Some 18,800 main applicants have fulfilled the obligations of the program but are still waiting for their permanent residence permits. This, according to La Presse, was a driving factor in the program’s suspension last week.
Having made the requisite investment and received their Québec Selection Certificate (QSC, or CSQ in French), significant queues await applicants at the federal level. Initial processing in Québec takes up to nine months, while federal processing times in some cases exceeds two years.
The current backlog of 18,800 consists of those applicants who have been approved by Québec, but not yet by the federal authorities. At current rates, it would take Canada six years to clear the backlog, reports La Presse.
Immigration Minister Simon Jolin-Barrette held up the backlog as part of the motive for the suspension but also highlighted Québec’s low retention rate as a factor prompting the review.
Most of those investors who do obtain their federal residence permit do not remain in Québec but, instead, relocate to Toronto or Vancouver.
“The immigrant investor’s rate [of remaining in Québec] was 17%,” Jolin-Barrette pointed out. “That means that people lent $ 1.2 million to the Québec government, obtained permanent residence, but did not come to settle in Québec.”
The minister further voiced concerns about how program revenue was distributed. While the minimum required investment in five-year government bonds is CA$1.2 million, the capital outlay of most prospective applicants is, in practice, CA$300,000, which it entrusts to one of the licensed financial intermediaries. The intermediary, in turn, uses the CA$300,000 to obtain a loan for the remaining CA$900,000 and invests the total CA$1.2 million with Investissement Québec, and keeps 22% of the interest generated therefrom.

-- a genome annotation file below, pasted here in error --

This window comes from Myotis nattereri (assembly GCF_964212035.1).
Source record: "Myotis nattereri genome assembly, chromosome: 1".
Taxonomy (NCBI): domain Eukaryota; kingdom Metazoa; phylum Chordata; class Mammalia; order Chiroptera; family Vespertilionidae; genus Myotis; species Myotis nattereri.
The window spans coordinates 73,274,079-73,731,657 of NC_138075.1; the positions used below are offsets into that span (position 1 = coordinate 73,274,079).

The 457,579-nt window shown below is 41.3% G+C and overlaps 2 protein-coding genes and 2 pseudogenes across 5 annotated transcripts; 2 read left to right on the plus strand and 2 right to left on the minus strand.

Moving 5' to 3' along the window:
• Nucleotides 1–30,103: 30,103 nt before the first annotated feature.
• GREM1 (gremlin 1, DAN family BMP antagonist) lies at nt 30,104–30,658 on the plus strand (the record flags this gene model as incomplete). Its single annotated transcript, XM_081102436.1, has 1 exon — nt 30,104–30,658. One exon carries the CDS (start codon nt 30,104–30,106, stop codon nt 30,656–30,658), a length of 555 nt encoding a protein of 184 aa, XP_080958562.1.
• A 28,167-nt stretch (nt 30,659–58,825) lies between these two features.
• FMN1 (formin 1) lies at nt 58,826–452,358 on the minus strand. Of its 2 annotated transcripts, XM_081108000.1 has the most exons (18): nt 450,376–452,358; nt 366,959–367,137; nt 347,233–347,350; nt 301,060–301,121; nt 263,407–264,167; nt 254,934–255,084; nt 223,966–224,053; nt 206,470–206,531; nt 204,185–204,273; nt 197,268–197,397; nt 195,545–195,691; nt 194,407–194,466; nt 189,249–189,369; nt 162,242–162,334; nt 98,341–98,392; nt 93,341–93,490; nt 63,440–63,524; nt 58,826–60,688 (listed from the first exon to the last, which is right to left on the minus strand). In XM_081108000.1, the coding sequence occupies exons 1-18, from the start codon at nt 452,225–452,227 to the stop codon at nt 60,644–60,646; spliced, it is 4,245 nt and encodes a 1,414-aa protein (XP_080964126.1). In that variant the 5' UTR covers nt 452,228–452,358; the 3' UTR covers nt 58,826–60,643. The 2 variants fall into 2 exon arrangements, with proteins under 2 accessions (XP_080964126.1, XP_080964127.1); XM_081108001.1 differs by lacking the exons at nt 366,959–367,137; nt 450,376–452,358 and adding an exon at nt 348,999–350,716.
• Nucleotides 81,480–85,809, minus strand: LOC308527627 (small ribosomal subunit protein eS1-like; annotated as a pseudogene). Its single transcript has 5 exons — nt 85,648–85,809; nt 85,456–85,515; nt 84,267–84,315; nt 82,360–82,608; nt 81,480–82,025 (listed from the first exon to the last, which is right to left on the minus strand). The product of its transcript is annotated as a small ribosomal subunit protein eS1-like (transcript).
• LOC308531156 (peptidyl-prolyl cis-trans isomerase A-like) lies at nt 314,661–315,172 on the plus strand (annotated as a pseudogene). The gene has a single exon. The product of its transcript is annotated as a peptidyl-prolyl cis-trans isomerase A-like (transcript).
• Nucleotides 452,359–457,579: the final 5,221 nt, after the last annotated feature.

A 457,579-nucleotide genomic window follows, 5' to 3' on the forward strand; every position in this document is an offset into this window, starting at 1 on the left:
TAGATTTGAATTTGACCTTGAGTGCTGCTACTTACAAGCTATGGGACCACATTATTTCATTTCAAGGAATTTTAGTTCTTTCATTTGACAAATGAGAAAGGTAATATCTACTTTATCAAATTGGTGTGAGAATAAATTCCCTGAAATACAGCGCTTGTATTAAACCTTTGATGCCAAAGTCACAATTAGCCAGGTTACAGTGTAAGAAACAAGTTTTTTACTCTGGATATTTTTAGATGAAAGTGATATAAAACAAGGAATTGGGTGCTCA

“When you look at how many millions were spent on businesses through this program, how much has been spent on revenue for financial intermediaries, they are virtually equivalent,” said Jolin-Barrette. “So it is important that the revenues associated with investments serve to help the Québec economy.”
Nuri Katz, a seasoned service provider for the QIIP, chalks the delays up to the federal government dragging its feet, for lack of incentive to do otherwise, on investment migration in general.
“Although the backlog is a significant issue, halting acceptance of new QIIP applications seems to be in line with the overall policy of the current Québec government to accept fewer immigrants in all classes,” Katz tells IMI in an email. “The Federal Government is processing QIIP PR applicants very slowly, perhaps due to the fact that the Federal Government, after scrapping its own investor program, is no longer interested in having a passive investor immigration program as part of any immigration program in Canada.”
Want to know more about the Québec IIP? To see recent articles, statistics, official links, and more, visit its Program Page. To see which firms can assist with applications to the Québec IIP, visit the Residence & Citizenship by Investment Company Directory.